FV Blog

By: Jake Knight J.D. CRIS, IMA Financial & Pete Wiggins, MBA, FIRST, VERIFY

Today, it’s not uncommon for companies to require that any contractor working at their facilities or job sites provide them with proof of a defined level of insurance coverage that includes a waiver of subrogation.

But what is a waiver of subrogation? Before explaining this, one must first understand what subrogation is. From a legal standpoint, subrogation means the right of one person (the subrogor) to step into the shoes of another person (the subrogee) to pursue claims and remedies available to the subrogree. In the insurance context, subrogation occurs when an insurance company pays its insured and then sues the entity or person responsible for the loss to recover the amounts paid to or on behalf of the insured. The insurance company steps into the shoes of the insured and exercises any rights the insured might have against the responsible party.

Suppose you were involved in an accident where your car was hit by a car that ran a red light. In this case, the other party was totally at fault. In most states, if your insurance company paid to have the damages to your car repaired, they could then step into your shoes and make a claim (usually in your name) against the other driver and their insurance company. This prevents the party actually responsible for the damages to your car, the other driver, from escaping liability for its actions. It also allows you to have your car repaired without waiting for the other driver or its insurance company to pay for the damages.

A waiver of subrogation is a contractual agreement between two parties where one or both parties agree to waive or give up their (and in turn their insurer’s) respective rights to recover from the other party in the event of a loss that the other party may be responsible for. Insurance carriers will typically include provisions in or endorsements to their policies where they agree to waive rights of subrogation against parties when their insured has agreed, prior to a loss, to waive its rights of recovery against those parties. The insurance company is not really waiving any rights, though, because they only have the rights that their insured has. Rather, the insurance company is agreeing to honor the insureds contractual agreement to waive its rights of subrogation and not void the coverage it provides to the insured.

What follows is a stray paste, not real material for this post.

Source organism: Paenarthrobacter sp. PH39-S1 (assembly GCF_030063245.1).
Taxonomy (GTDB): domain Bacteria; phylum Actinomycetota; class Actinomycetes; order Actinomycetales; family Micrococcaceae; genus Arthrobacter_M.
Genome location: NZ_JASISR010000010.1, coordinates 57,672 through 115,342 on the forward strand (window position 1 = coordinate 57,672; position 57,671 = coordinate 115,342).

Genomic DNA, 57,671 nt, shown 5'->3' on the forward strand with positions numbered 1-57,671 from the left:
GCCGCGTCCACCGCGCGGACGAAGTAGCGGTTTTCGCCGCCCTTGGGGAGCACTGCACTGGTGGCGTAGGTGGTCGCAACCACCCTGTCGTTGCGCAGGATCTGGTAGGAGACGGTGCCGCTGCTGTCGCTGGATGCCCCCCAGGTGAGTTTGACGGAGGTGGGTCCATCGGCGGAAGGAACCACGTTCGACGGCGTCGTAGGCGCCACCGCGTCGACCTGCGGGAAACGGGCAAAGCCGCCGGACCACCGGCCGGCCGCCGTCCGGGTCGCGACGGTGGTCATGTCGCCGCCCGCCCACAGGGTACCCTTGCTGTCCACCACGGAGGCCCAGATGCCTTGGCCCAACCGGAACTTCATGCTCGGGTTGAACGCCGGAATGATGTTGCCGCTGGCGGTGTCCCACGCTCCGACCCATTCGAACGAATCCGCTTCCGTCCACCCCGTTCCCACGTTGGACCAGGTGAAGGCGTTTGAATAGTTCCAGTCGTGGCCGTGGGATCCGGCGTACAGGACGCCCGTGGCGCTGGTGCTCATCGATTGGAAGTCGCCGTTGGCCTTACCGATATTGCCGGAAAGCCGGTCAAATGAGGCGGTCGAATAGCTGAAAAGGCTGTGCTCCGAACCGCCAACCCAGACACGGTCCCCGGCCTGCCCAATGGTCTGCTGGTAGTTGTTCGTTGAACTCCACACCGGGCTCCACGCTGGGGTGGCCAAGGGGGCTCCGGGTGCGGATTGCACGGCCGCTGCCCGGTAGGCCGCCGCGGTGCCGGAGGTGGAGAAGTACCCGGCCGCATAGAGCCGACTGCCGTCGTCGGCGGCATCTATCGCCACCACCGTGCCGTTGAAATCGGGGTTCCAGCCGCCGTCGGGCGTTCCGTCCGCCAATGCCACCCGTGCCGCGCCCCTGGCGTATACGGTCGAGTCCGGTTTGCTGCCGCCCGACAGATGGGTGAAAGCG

So why agree to a waiver of subrogation? The intent is to minimize the number of lawsuits among the parties and to shift certain risks onto the parties’ respective insurance companies. They can also a very cost-effective method of risk allocation, particularly in the context of construction projects and property or builder’s risk insurance. If there was damage to property under construction and the parties involved (and/or their insurance carriers) were left sorting out responsibility for the damage, the project could be ground to a halt and the costs of construction could skyrocket. By instead agreeing to waive rights of subrogation, the parties can look solely to the property or builder’s risk insurer and avoid or at least reduce delays and cost overruns.

It is important when required to provide a waiver of subrogation that you understand what you are waiving and that your insurance policies contain provisions or endorsements which support your agreement to waive rights of subrogation. When providing a certificate of insurance, you will want to make sure that the waiver of subrogation wording on your certificate matches the requirements of the client or contractor requesting the waiver without violating the terms of your insurance policies.

In sum, a waiver of subrogation does not restrict or enhance a party’s coverage terms; it simply removes the insurance company’s ability to recover what they paid on a claim from a negligent third party.